Gene Therapy for Dogs Could Help Humans with Muscular Dystrophy
In a study published in the journal Human Molecular Genetics, researchers at the University of Missouri School of Medicine reported that they have successfully treated dogs with muscular dystrophy using certain forms of gene therapy.
The success of these treatments, they say, could pave the way for new gene therapy treatments for humans as early as 2017.
The dogs in the University of Missouri School of Medicine experiment had Duchenne muscular dystrophy. Duchenne muscular dystrophy is the most prevent strain of the disease in humans, primarily affecting men. Patients with the disease can lose their ability to walk—or even breath—without assistance as muscle gets replaced with stiff, fatty, boney tissue.
According to the U.S. National Institute of Neurological Disorders and Stroke, nearly 250,000 people suffer from muscular dystrophy in the United States.
More importantly, there’s currently no cure for the disease, and, as study author Dongsheng Duan, a professor of medical research at the University of Missouri School of Medicine, points out, there aren’t even really any treatments that effectively treat the symptoms.
The success of the gene therapies in dogs could mark a breakthrough. “This is the most common muscle disease in boys, and there is currently no effective therapy,” Dr. Duan stated in a press release. “This discovery took our research team more than 10 years, but we believe we are on the cusp of having a treatment for the disease.”
In his review of the study, Robert Preidt, a reporter for US News, notes that these kinds of results are often tough to replicate in human trials. Indeed, it took University of Missouri researchers over 10 years to deliver their therapy to dogs safely, and human treatments are typically much more complicated.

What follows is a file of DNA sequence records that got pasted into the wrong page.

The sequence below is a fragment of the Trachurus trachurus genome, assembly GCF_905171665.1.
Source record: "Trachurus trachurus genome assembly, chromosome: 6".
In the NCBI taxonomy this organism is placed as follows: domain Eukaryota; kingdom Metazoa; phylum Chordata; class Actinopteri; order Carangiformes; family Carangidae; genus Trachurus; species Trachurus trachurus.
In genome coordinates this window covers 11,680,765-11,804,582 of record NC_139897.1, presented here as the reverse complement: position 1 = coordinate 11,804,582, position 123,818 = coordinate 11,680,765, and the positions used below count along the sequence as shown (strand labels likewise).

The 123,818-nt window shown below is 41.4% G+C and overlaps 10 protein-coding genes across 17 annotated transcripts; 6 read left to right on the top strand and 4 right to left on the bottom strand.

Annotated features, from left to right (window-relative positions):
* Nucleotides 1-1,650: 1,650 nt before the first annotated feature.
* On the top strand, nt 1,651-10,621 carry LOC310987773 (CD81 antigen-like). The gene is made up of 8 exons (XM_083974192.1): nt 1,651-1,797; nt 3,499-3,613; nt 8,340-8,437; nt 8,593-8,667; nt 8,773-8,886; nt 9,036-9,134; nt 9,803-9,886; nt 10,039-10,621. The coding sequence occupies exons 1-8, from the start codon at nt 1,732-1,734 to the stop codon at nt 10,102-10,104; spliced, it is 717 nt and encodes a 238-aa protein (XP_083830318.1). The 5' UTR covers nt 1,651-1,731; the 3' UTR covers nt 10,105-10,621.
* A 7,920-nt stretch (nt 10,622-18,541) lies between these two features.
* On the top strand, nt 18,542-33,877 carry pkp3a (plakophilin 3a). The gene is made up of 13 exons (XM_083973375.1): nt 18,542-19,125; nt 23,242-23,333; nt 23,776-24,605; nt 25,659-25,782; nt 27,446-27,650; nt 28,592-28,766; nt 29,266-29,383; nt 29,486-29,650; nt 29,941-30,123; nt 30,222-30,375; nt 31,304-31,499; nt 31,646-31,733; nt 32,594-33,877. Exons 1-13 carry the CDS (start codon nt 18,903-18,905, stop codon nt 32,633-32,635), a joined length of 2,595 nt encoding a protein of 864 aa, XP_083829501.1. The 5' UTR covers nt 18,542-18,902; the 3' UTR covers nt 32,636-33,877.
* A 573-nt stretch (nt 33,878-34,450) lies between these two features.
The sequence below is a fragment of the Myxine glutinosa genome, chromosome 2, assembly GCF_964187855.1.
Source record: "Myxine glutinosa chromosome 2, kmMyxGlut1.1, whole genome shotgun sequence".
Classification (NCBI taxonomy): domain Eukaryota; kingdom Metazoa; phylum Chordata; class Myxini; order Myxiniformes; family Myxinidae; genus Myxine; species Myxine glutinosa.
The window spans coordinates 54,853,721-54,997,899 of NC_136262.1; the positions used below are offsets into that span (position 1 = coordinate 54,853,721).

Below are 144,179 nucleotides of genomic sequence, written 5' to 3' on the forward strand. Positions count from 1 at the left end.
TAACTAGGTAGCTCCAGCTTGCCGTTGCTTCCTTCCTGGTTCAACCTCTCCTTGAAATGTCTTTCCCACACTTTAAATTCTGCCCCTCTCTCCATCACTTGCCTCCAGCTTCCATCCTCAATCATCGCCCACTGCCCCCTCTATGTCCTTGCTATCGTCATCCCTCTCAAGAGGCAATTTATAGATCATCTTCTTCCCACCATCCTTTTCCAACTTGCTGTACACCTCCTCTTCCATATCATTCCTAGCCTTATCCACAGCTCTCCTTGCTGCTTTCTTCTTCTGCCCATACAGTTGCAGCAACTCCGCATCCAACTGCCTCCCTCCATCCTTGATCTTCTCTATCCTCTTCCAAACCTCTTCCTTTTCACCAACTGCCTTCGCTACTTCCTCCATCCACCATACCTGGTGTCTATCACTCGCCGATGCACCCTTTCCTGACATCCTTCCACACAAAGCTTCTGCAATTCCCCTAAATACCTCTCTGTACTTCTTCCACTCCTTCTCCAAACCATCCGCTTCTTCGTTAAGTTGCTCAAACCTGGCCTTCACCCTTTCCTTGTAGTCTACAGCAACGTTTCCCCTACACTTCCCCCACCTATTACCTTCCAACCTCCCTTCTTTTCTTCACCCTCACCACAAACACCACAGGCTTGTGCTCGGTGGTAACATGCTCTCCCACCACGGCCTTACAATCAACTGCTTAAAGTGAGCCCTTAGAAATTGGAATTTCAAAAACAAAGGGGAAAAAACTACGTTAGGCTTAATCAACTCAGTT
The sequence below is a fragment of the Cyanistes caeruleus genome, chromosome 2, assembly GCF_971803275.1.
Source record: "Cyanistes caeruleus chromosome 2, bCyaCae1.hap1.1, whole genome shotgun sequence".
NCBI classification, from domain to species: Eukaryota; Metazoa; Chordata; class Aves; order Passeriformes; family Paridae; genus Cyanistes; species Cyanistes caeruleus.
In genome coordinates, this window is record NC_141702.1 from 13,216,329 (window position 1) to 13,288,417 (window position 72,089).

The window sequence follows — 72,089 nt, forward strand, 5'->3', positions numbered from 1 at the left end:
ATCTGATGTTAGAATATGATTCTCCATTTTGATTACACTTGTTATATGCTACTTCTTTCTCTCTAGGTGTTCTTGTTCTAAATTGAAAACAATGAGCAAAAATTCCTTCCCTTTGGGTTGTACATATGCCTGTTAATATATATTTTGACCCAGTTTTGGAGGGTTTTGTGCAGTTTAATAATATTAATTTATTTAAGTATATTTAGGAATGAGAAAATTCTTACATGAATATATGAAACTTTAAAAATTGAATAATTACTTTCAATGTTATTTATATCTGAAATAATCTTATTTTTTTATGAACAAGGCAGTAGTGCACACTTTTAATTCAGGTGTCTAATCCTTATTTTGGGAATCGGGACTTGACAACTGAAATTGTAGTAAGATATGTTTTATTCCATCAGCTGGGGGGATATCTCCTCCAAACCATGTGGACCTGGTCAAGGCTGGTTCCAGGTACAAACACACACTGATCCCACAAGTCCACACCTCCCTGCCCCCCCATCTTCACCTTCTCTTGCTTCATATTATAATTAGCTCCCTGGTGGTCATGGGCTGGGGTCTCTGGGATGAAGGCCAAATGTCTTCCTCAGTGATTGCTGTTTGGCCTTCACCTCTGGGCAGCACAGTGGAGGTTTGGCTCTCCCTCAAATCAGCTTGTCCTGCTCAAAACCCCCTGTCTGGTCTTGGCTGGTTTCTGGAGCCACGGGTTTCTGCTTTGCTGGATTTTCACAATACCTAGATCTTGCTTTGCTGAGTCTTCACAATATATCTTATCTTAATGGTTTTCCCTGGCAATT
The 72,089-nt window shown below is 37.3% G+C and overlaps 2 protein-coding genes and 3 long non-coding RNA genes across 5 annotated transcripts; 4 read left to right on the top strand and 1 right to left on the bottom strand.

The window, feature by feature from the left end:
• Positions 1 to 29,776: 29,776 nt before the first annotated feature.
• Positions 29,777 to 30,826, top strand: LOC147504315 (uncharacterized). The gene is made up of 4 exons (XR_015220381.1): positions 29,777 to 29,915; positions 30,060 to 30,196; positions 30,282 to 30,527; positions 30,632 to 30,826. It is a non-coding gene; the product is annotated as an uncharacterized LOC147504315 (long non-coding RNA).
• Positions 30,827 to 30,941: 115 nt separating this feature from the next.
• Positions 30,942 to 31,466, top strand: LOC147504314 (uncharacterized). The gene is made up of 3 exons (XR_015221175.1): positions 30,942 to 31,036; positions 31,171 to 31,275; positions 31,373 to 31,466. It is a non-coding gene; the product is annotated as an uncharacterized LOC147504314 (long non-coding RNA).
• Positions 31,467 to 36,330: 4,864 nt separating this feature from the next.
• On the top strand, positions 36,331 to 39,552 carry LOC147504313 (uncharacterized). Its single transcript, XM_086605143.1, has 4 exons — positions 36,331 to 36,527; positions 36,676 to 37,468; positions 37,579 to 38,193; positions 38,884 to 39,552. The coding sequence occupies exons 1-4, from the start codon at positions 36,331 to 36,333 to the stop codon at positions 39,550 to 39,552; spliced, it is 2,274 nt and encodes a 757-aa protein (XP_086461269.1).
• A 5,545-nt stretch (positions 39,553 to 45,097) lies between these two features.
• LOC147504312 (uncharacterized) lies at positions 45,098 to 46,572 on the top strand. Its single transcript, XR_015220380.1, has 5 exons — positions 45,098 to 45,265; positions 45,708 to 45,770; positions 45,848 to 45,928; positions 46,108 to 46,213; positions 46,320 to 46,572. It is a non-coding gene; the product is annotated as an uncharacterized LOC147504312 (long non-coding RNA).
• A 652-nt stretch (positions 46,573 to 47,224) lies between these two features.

The disease is caused by disrupting the production of something called dystrophin, a cohesive protein that supports muscle fiber strength.
Treatments are often difficult because the gene is so big; in fact, it’s one of the longest genes in the entire body.
Dr. Duan explains, “Due to its size, it is impossible to deliver the entire gene with a gene therapy vector, which is the vehicle that carries the therapeutic gene to the correct site in the body. Through previous research, we were able to develop a miniature version of this gene called a microgene. This minimized dystrophin protected all muscles in the body of diseased mice.”
Dr. Duan’s team administered their treatment to 2-3-month old puppies who were beginning to show signs of muscular dystrophy. In their paper, they report that the dogs began to develop normally around the 6-month mark.
So why use dogs to test this kind of treatment? “These dogs develop [the disease] naturally in a similar manner as humans,” Duan said. “It’s important to treat [it] early before the disease does a lot of damage, as this therapy has the greatest impact at the early stages in life.”